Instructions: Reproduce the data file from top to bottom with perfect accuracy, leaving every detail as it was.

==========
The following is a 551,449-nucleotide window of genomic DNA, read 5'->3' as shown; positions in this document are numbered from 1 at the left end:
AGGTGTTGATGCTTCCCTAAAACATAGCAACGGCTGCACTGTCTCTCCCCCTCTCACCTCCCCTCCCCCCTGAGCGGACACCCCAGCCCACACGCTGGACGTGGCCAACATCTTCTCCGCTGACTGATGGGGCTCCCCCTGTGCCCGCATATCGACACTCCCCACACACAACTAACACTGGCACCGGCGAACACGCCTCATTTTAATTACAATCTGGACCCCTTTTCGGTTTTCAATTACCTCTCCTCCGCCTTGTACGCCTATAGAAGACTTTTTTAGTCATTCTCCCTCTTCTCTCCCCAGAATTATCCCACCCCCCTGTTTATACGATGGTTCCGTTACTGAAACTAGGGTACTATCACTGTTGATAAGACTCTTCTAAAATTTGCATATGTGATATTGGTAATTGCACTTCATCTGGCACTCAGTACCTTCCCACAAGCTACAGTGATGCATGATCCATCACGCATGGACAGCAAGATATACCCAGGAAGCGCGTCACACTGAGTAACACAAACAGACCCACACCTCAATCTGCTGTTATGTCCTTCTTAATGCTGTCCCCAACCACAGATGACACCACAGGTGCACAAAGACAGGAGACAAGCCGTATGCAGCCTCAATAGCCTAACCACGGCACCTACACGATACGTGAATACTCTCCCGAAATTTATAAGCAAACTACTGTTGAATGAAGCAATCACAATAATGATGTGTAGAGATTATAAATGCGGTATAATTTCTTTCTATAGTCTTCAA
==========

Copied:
The following is a 551,449-nucleotide window of genomic DNA, read 5'->3' as shown; positions in this document are numbered from 1 at the left end:
AGGTGTTGATGCTTCCCTAAAACATAGCAACGGCTGCACTGTCTCTCCCCCTCTCACCTCCCCTCCCCCCTGAGCGGACACCCCAGCCCACACGCTGGACGTGGCCAACATCTTCTCCGCTGACTGATGGGGCTCCCCCTGTGCCCGCATATCGACACTCCCCACACACAACTAACACTGGCACCGGCGAACACGCCTCATTTTAATTACAATCTGGACCCCTTTTCGGTTTTCAATTACCTCTCCTCCGCCTTGTACGCCTATAGAAGACTTTTTTAGTCATTCTCCCTCTTCTCTCCCCAGAATTATCCCACCCCCCTGTTTATACGATGGTTCCGTTACTGAAACTAGGGTACTATCACTGTTGATAAGACTCTTCTAAAATTTGCATATGTGATATTGGTAATTGCACTTCATCTGGCACTCAGTACCTTCCCACAAGCTACAGTGATGCATGATCCATCACGCATGGACAGCAAGATATACCCAGGAAGCGCGTCACACTGAGTAACACAAACAGACCCACACCTCAATCTGCTGTTATGTCCTTCTTAATGCTGTCCCCAACCACAGATGACACCACAGGTGCACAAAGACAGGAGACAAGCCGTATGCAGCCTCAATAGCCTAACCACGGCACCTACACGATACGTGAATACTCTCCCGAAATTTATAAGCAAACTACTGTTGAATGAAGCAATCACAATAATGATGTGTAGAGATTATAAATGCGGTATAATTTCTTTCTATAGTCTTCAA